Reagents

Voruciclib (Fig. 1A) was obtained from ChemieTek (Indianapolis, IN). Dulbecco’s modified Eagle’s Medium (DMEM), fetal bovine serum (FBS), penicillin/streptomycin and trypsin 0.25% were purchased from Hyclone (Pittsburgh, PA). Monoclonal antibody against ABCB1, ABCG2, and beta-actin were purchased from Thermo Fisher Scientific Inc. (Rockford, IL). Alexa Fluor 488 conjugated goat anti-mouse IgG secondary antibody and SN-38 were also purchased from Thermo Fisher Scientific Inc. (Rockford, IL). Paclitaxel, doxorubicin, vincristine, cisplatin, mitoxantrone, and verapamil were purchased from Sigma-Aldrich (St. Louis, MO). [3H]-paclitaxel (15 Ci/mmol) and [3H]-mitoxantrone (2.5 Ci/mmol) were purchased from Moravek Biochemicals, Inc (Brea, CA). Propidium iodide (PI) and Annexin-V were purchased from BD biosciences (San Jose, CA). The chemicals for the ATPase assay were similar to those used in our previous study [19]. Fumitremorgin C (FTC) was a gift from Dr. Susan Bates (Columbia University, NY).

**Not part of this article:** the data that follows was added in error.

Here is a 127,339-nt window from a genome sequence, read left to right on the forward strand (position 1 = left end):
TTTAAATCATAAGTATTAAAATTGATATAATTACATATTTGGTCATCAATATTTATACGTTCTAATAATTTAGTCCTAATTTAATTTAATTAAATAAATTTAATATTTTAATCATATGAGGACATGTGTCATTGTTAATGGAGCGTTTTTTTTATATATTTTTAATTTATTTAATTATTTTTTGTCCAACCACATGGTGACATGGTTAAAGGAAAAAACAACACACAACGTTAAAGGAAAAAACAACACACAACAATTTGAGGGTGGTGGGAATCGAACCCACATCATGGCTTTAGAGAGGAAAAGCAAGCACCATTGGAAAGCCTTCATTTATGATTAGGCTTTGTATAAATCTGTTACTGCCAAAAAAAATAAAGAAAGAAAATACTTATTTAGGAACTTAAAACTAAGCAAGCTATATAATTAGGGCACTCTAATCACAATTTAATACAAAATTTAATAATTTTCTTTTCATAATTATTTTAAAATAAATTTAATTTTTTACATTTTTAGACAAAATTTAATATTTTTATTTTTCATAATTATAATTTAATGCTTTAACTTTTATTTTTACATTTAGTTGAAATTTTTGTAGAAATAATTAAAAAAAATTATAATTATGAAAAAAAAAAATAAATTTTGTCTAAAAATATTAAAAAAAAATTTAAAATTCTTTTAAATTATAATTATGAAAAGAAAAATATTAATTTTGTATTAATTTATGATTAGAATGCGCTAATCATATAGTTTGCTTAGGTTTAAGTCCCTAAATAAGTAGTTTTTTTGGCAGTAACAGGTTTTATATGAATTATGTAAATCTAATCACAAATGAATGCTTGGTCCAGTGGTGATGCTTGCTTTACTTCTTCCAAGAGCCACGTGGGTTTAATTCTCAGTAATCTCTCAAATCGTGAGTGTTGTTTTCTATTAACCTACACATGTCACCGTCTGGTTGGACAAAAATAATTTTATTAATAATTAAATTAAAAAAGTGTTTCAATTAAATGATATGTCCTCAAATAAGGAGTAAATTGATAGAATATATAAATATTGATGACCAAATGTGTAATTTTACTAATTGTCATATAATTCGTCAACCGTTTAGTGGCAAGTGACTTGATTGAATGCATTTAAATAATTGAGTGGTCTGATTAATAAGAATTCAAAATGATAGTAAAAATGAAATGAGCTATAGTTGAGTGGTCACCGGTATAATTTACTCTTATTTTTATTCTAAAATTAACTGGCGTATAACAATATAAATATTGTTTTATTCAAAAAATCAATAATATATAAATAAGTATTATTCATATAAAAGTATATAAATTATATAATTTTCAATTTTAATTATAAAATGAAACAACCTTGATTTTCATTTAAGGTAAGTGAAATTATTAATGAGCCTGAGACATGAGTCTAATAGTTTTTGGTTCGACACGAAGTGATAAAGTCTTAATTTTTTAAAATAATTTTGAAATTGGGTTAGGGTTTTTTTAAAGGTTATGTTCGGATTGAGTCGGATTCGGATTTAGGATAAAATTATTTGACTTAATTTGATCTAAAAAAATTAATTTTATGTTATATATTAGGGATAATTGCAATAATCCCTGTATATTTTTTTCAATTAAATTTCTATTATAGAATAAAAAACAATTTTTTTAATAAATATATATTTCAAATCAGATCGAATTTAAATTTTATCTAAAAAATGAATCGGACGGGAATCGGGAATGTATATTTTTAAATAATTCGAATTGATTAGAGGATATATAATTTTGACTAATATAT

Fig. 1.

Chemical structure of voruciclib and cytotoxicity of voruciclib in parental and drug-resistant cells. (A) Chemical structure of voruciclib (2-(2-Chloro-4-(trifluoromethyl) phenyl)-5, 7-dihydroxy-8-((2R, 3S)-2-(hydroxymethyl)-1-methylpyrrolidin-3-yl)-4H-1-benzopyran-4-one). Cell survival (%) percentage was measured after treatment with voruciclib for 72 h in parental and drug-resistant cells: SW620 and SW620/AD300 cells (B), NCI-H460 and NCI-H460/MX20 cells (C), LLC-PK1 and LLC-PK1/MDR1 (D) HEK293/pcDNA3.1 and HEK/ABCG2-R482, HEK/ABCG2-R482G, HEK/ABCG2-R482T (E). Points with error bars represent the mean ± SD for independent determinations in triplicate. The above Fig.s are representative of three independent experiments.

Fig. 1.